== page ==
What I Like About Being an AmericanI developed an interest in Indian cooking after watching the movie The Lunchbox. The main character, Ila, infused her cooking with beautiful, artistic expression in the form of spices. I enjoyed watching her hands move as she seasoned her culinary creations without the benefit of measuring spoons. Her spice box caught my attention and held my interest.

I mentioned this to a former co-worker, Bina, who is Indian. She was surprised that I enjoyed the movie, and we had a lovely discussion on Indian food. She suggested the movie The Hundred Foot Journey which further fueled my desire to learn Indian cooking. Bina invited me and three co-workers to her home for an introduction to the world of Indian cuisine.

One of the first things she explained was masala. I assumed masala was a set combination of spices used in a particular recipe. I had seen garam masala and madras masala in markets selling exotic foods. However, like curry, masala changes depending on the country and regions within said country. Bina didn’t own anything among her spices bottled and labeled masala. What she had were individual spices that she knew how to blend perfectly without measuring to create the flavor the recipe required.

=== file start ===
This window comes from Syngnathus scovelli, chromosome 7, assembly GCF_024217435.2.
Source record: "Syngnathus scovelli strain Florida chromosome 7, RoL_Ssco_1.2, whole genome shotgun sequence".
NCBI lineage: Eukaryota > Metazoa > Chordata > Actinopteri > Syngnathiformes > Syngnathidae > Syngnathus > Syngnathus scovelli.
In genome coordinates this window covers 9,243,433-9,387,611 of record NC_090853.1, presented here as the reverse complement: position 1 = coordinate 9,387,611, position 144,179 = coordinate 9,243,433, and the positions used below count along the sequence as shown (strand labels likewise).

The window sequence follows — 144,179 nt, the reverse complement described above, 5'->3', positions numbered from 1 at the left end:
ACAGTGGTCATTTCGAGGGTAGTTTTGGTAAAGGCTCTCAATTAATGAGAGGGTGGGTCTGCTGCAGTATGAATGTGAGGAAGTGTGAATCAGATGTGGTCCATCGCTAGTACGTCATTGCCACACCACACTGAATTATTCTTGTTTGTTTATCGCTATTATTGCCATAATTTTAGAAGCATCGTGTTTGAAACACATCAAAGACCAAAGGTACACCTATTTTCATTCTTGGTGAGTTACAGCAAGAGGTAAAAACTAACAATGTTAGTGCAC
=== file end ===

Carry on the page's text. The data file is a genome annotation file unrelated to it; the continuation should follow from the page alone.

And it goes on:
Still, I didn’t quite understand masala, but I kept Bina’s comments and instructions in mind, specifically when she said she has a dessert masala, a chicken masala, and a vegetable masala. I Googled a few Indian recipes and tried them. They were good, and many of the spices Bina owns and uses were featured, but something was missing. My desire to cook Indian food was stifled by a concept I wasn’t grasping. I took a break from pursuing it and kept making recipes with which I am familiar.